THE BIG QUESTION: What impact is the office space shortage having on PR agencies? With many PR agencies expanding quickly, and high prices of real estate in the South East, finding a new home can cause substantial headaches

Robert Phillips, Jackie Cooper PR

Robert Phillips, Jackie Cooper PR

'For the past two years, we have been trapped in Office Move Hell. At the time of writing, we are (finally) on the verge of exchanging contracts - and then we will move in six weeks. What have I learnt? One, that there appears to be a direct correlation between increasingly cramped office conditions and fertility rates among our teams. We have had more pregnancies this year than ever before. Two, that office managers are in cahoots with the property agents. Re-working the office layout every month offers them a great opportunity to draw breath through their teeth and then tut a lot. Finally, that we never want a landlord, landlord's agent, or a chartered surveyor (a.k.a. an estate agent) as a client. After all, you have to believe in the brand that you sell.'

Philip Dewhurst, Shandwick

'We're very, very tight for space at the moment. There seems to be pressure on meeting rooms in particular. A PR firm chief executive these days has to be a property expert as well. Following our merger with Weber, we'll be looking at moving into a single office. This has obvious benefits, such as reducing costs. We need to be in central London, and we think Clerkenwell is a great location. It combines a City feel with the buzz of a West End location. Whatever happens, we will consult our staff on what environment they want to work in.'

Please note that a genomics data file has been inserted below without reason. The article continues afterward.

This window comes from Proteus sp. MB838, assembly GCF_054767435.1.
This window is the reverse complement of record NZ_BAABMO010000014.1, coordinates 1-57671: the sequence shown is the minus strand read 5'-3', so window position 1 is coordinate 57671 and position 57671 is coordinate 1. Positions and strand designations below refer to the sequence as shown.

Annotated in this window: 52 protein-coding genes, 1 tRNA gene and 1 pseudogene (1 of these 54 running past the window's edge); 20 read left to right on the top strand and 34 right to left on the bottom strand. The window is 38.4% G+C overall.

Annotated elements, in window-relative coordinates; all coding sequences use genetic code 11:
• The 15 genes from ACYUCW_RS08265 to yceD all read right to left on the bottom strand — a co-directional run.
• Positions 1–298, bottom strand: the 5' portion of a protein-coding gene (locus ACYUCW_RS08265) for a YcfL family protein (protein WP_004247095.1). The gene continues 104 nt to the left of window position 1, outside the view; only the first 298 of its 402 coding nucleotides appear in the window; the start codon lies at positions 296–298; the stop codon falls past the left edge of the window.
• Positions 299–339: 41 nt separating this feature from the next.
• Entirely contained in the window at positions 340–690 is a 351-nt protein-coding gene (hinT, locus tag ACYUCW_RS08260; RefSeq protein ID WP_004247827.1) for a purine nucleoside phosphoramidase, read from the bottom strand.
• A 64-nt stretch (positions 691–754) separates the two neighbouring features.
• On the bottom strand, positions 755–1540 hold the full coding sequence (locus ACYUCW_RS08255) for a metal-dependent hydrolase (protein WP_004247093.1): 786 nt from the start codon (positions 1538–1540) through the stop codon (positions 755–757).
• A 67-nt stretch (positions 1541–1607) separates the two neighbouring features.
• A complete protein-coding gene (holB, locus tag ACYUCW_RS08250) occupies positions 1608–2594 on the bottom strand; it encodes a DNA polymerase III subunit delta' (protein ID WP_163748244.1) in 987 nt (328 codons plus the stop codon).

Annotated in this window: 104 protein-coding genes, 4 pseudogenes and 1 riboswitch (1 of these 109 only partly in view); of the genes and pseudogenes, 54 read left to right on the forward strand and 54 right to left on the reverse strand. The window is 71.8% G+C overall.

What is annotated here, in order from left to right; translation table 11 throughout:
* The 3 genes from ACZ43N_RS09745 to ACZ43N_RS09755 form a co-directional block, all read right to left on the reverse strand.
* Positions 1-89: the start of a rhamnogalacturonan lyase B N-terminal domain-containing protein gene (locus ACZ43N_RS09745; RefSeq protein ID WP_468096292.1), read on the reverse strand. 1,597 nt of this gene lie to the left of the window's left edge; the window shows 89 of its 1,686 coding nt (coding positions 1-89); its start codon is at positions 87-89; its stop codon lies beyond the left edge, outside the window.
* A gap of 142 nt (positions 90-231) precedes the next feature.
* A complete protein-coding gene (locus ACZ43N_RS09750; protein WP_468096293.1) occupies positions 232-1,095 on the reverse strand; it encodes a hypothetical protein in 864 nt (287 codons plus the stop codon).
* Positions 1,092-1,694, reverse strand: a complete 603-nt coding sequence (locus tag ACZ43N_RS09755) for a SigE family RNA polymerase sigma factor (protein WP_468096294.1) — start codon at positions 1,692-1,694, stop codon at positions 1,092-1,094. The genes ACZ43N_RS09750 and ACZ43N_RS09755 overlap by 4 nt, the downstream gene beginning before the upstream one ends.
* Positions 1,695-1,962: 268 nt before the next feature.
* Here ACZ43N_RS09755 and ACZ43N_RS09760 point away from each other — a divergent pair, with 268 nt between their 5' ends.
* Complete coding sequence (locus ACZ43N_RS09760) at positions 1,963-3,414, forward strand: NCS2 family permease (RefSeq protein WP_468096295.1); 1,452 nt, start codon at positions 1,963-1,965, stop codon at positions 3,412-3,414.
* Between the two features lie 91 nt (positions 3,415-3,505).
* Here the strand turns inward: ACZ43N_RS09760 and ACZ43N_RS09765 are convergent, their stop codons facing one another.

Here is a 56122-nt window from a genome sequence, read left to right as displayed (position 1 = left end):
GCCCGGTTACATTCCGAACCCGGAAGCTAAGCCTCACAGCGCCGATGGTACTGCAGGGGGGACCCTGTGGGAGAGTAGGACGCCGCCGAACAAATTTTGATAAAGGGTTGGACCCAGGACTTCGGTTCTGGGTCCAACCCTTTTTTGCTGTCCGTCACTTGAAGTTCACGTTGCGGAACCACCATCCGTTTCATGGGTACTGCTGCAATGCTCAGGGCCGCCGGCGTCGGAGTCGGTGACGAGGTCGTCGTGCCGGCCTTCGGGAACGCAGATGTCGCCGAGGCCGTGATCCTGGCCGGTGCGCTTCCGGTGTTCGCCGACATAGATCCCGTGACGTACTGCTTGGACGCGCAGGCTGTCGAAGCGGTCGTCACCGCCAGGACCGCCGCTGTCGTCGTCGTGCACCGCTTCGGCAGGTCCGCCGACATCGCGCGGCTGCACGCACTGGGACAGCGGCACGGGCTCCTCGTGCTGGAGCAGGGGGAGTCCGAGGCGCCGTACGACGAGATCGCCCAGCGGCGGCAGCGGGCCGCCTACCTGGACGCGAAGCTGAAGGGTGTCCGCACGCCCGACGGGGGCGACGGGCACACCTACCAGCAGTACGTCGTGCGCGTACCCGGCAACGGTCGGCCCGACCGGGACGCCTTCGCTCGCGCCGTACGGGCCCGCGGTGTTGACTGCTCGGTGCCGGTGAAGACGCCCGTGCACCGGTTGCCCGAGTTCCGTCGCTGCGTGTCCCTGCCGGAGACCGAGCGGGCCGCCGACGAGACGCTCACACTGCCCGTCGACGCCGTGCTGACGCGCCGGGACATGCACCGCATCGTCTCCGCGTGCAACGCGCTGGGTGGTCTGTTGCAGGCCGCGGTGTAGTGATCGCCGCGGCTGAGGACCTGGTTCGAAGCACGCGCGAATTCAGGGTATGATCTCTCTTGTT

Adrian Wheeler, GCI

'There is never really a lack of office space. There is only reluctance to pay the extortionate rents which infest the market when demand is strong. PR firms are usually small to medium-sized companies which, at present, are growing fast. They exist in exactly the same niche as new economy firms, many of which are under no obligation to make a profit. Hence the competition and gruesome prices. Public relations consultancies seem to inhabit premises at the two extremes of the spectrum. Either, like Citigate Dewe Rogerson, they are found in marbled halls resembling the Assassins' idea of paradise - acres of comfortable divans, an impression of cool streams, occasional glimpses of breathtakingly beautiful attendants - or like GCI, each desk is occupied by a human pyramid. At GCI we turn overcrowding into a point of difference: 'Our teams all work closely together'.'

David Pincott, Pirate Communications

'There's certainly pressure for decent office space. We need to move soon and some of the potential places we've seen need a visit from Rentokil's SAS division before we'd risk moving in. Sharing with non-related companies could be the answer. We've shared with a City trading firm since we set up shop and it's been great fun. However, we need to expand further and there's no more room. So, as well as donning our protective clothing to look for our own offices, we're also considering deals with other City firms who are moving in order to expand. Fit young agency seeks gilt-edged banker for live-in relationship?'

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